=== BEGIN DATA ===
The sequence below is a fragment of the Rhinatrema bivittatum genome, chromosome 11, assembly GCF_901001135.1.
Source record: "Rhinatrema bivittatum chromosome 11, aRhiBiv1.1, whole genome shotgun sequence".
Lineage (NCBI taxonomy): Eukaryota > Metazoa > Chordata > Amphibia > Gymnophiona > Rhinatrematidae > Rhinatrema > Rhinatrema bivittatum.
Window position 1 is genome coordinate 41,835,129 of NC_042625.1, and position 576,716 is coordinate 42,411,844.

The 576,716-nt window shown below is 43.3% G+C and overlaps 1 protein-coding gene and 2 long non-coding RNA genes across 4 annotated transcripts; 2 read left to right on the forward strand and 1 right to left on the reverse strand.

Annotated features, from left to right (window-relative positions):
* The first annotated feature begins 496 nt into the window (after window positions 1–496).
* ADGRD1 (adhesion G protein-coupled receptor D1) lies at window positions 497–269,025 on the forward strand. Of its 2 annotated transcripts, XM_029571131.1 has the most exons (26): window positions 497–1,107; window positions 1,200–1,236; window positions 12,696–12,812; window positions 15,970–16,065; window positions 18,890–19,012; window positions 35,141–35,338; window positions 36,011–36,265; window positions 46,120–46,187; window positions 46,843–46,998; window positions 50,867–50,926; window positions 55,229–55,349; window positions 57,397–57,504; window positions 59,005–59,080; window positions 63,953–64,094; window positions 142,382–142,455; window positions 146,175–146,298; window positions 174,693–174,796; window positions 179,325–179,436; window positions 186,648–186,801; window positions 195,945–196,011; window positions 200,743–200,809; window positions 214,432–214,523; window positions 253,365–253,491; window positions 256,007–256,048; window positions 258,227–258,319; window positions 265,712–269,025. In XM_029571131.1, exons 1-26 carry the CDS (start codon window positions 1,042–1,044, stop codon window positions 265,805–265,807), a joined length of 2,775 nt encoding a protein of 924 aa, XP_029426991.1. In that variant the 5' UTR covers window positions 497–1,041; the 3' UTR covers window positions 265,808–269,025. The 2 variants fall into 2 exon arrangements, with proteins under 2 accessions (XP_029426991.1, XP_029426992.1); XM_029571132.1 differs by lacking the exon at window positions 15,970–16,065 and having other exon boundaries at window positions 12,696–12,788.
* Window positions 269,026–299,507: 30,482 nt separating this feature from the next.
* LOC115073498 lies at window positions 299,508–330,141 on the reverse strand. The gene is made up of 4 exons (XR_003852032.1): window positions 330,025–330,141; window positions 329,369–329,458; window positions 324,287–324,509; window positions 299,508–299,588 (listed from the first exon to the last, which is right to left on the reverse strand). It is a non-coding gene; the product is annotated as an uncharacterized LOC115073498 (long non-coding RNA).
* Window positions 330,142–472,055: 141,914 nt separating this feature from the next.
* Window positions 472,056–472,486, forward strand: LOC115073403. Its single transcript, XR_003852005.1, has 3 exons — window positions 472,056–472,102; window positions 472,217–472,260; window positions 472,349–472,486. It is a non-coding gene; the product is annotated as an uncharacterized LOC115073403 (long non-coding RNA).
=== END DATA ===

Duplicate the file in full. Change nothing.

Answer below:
The sequence below is a fragment of the Rhinatrema bivittatum genome, chromosome 11, assembly GCF_901001135.1.
Source record: "Rhinatrema bivittatum chromosome 11, aRhiBiv1.1, whole genome shotgun sequence".
Lineage (NCBI taxonomy): Eukaryota > Metazoa > Chordata > Amphibia > Gymnophiona > Rhinatrematidae > Rhinatrema > Rhinatrema bivittatum.
Window position 1 is genome coordinate 41,835,129 of NC_042625.1, and position 576,716 is coordinate 42,411,844.

The 576,716-nt window shown below is 43.3% G+C and overlaps 1 protein-coding gene and 2 long non-coding RNA genes across 4 annotated transcripts; 2 read left to right on the forward strand and 1 right to left on the reverse strand.

Annotated features, from left to right (window-relative positions):
* The first annotated feature begins 496 nt into the window (after window positions 1–496).
* ADGRD1 (adhesion G protein-coupled receptor D1) lies at window positions 497–269,025 on the forward strand. Of its 2 annotated transcripts, XM_029571131.1 has the most exons (26): window positions 497–1,107; window positions 1,200–1,236; window positions 12,696–12,812; window positions 15,970–16,065; window positions 18,890–19,012; window positions 35,141–35,338; window positions 36,011–36,265; window positions 46,120–46,187; window positions 46,843–46,998; window positions 50,867–50,926; window positions 55,229–55,349; window positions 57,397–57,504; window positions 59,005–59,080; window positions 63,953–64,094; window positions 142,382–142,455; window positions 146,175–146,298; window positions 174,693–174,796; window positions 179,325–179,436; window positions 186,648–186,801; window positions 195,945–196,011; window positions 200,743–200,809; window positions 214,432–214,523; window positions 253,365–253,491; window positions 256,007–256,048; window positions 258,227–258,319; window positions 265,712–269,025. In XM_029571131.1, exons 1-26 carry the CDS (start codon window positions 1,042–1,044, stop codon window positions 265,805–265,807), a joined length of 2,775 nt encoding a protein of 924 aa, XP_029426991.1. In that variant the 5' UTR covers window positions 497–1,041; the 3' UTR covers window positions 265,808–269,025. The 2 variants fall into 2 exon arrangements, with proteins under 2 accessions (XP_029426991.1, XP_029426992.1); XM_029571132.1 differs by lacking the exon at window positions 15,970–16,065 and having other exon boundaries at window positions 12,696–12,788.
* Window positions 269,026–299,507: 30,482 nt separating this feature from the next.
* LOC115073498 lies at window positions 299,508–330,141 on the reverse strand. The gene is made up of 4 exons (XR_003852032.1): window positions 330,025–330,141; window positions 329,369–329,458; window positions 324,287–324,509; window positions 299,508–299,588 (listed from the first exon to the last, which is right to left on the reverse strand). It is a non-coding gene; the product is annotated as an uncharacterized LOC115073498 (long non-coding RNA).
* Window positions 330,142–472,055: 141,914 nt separating this feature from the next.
* Window positions 472,056–472,486, forward strand: LOC115073403. Its single transcript, XR_003852005.1, has 3 exons — window positions 472,056–472,102; window positions 472,217–472,260; window positions 472,349–472,486. It is a non-coding gene; the product is annotated as an uncharacterized LOC115073403 (long non-coding RNA).